Jurors have been asked to put themselves in the position of a woman accused of committing horrific child abuse alongside her partner.

Debbie Pickersgill, 46, of Buckingham Street, is charged with four counts of sexual activity with a child.

Her partner, Mark Aspin, 44, of Endeavour Crescent, is charged with 23 sickening child sex offences including rape, sexual activity with a child and inciting a child to engage with sexual activity.

The jury in the almost two-week trial at Grimsby Crown Court have now retired to deliberate their verdicts on all 27 counts, but before they did they were addressed by barristers representing Mr Aspin and Ms Pickersgill barristers.

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It is alleged that Mr Aspin targeted and groomed three underage girls before violently raping them.

Mr Aspin claims that although he did engage in sexual activity with two of the girls, that only happened when they had turned 16.

He also claims he fell in love with one of the girls, even going as far to father her child, but says he only engaged in sexual activity with the second girl to "benefit" her as she "felt ugly."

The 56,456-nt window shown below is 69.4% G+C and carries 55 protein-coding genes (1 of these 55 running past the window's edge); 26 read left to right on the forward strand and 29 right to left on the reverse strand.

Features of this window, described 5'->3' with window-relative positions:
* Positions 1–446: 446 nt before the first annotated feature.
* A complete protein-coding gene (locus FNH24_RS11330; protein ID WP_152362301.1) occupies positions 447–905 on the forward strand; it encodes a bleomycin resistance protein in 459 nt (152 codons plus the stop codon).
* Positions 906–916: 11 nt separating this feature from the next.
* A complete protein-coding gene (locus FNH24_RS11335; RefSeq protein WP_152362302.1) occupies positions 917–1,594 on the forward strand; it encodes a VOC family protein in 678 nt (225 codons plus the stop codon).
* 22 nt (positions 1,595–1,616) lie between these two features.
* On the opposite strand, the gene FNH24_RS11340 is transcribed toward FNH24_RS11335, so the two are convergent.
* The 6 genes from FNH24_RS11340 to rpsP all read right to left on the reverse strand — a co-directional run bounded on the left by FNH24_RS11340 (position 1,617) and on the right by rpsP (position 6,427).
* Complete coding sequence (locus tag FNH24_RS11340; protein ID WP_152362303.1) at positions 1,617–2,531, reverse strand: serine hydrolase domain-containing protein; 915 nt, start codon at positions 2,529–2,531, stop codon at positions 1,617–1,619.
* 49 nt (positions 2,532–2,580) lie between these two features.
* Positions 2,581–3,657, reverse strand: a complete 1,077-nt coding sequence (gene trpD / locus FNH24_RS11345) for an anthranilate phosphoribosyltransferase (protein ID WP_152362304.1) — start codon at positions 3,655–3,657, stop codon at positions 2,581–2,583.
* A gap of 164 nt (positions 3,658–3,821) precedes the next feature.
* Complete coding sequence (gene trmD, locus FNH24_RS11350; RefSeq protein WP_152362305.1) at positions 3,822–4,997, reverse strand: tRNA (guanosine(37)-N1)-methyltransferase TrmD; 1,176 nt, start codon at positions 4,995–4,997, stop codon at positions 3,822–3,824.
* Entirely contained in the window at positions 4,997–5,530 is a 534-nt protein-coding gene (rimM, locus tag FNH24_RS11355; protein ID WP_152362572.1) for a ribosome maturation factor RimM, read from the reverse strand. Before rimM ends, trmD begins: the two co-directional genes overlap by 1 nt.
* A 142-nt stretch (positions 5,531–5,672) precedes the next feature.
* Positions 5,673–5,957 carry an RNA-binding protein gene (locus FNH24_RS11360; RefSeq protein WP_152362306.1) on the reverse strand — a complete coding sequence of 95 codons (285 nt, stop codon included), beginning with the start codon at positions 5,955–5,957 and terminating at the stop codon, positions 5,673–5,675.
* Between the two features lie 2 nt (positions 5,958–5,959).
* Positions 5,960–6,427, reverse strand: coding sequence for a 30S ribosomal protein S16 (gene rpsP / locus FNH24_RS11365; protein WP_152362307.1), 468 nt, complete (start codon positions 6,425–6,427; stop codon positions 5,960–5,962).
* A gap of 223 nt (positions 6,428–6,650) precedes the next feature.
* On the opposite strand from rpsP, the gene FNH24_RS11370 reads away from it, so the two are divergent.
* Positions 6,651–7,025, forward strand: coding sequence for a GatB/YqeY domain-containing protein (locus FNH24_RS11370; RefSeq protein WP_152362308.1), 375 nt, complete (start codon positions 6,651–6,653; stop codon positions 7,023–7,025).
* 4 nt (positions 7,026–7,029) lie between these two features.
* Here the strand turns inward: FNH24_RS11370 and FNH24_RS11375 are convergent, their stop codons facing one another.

Ms Pickersgill and Mr Aspin both accept that they took part in group sex sessions with both alleged victims - with Mr Aspin saying that only happened when both turned 16.

Mark Aspin and Debbie Pickersgill
Mark Aspin and Debbie Pickersgill

But Ms Pickersgill, contradicting that claim, told the court in her evidence that the girls were younger.

She told the court she would only participate as she feared she would be beaten or killed by her partner, who she claims had been violent towards her throughout their relationship and had even threatened to "crack her skull open."

Michele Stuart-Lofthouse, mitigating for Ms Pickersgill, said her defence is that she was under duress to commit the offences she is charged with.

She said: "There are many reasons why victims of domestic abuse stay with their partners, that may seem nonsensical. Sometimes it is because they still have love for that partner, but that is not the reason here. Debbie Pickersgill wanted to get away from Mark Aspin.

"The approach of her staying came from connections and her ties to people that knew him. There was always a connection and a real risk that somebody would tell him if she reported anything."

Ms Stuart-Lofthouse told how although Ms Pickersgill did not voice her concerns over the alleged sexual abuse of the three teenagers, she did report the violence towards herself to police in 2014.

She said: "In 2020, she began again to disclose what had happened. She provided the police with a confession and her admissions.

Unlike Mark Aspin, who, when he was arrested, said, 'no comment' she began to tell all. All through her statement to the police in 2014, her interview as a witness and then as a suspect in 2020 and her evidence in court her position in relation to duress has been maintained throughout.

"The lid on Pandora's box had been opened.